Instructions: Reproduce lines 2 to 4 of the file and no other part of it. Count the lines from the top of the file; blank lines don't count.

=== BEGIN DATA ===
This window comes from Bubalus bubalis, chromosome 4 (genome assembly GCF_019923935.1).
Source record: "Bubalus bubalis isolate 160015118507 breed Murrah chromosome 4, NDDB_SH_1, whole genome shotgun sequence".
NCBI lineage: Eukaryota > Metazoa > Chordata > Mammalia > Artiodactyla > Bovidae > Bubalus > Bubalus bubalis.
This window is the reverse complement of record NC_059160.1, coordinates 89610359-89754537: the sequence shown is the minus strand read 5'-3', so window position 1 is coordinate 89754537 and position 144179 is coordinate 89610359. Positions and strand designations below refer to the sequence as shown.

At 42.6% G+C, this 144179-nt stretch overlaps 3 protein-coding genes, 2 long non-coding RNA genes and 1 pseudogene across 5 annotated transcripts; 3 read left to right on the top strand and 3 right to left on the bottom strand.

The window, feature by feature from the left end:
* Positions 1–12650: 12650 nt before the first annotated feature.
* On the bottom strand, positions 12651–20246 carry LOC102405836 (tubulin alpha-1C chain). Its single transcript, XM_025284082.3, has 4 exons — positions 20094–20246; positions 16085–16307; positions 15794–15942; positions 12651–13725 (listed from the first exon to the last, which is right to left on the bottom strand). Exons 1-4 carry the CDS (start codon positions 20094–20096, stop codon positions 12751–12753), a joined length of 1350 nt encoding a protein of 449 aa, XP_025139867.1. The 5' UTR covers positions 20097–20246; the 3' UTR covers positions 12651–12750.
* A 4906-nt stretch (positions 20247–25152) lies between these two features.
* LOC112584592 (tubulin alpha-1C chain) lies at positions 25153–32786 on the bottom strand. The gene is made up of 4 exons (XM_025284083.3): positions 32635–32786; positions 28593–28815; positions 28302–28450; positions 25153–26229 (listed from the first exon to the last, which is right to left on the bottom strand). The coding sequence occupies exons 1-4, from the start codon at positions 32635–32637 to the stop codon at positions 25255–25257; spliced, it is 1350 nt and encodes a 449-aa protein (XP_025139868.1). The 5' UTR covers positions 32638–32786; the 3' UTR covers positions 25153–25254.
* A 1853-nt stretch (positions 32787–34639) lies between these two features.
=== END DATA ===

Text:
Source record: "Bubalus bubalis isolate 160015118507 breed Murrah chromosome 4, NDDB_SH_1, whole genome shotgun sequence".
NCBI lineage: Eukaryota > Metazoa > Chordata > Mammalia > Artiodactyla > Bovidae > Bubalus > Bubalus bubalis.
This window is the reverse complement of record NC_059160.1, coordinates 89610359-89754537: the sequence shown is the minus strand read 5'-3', so window position 1 is coordinate 89754537 and position 144179 is coordinate 89610359. Positions and strand designations below refer to the sequence as shown.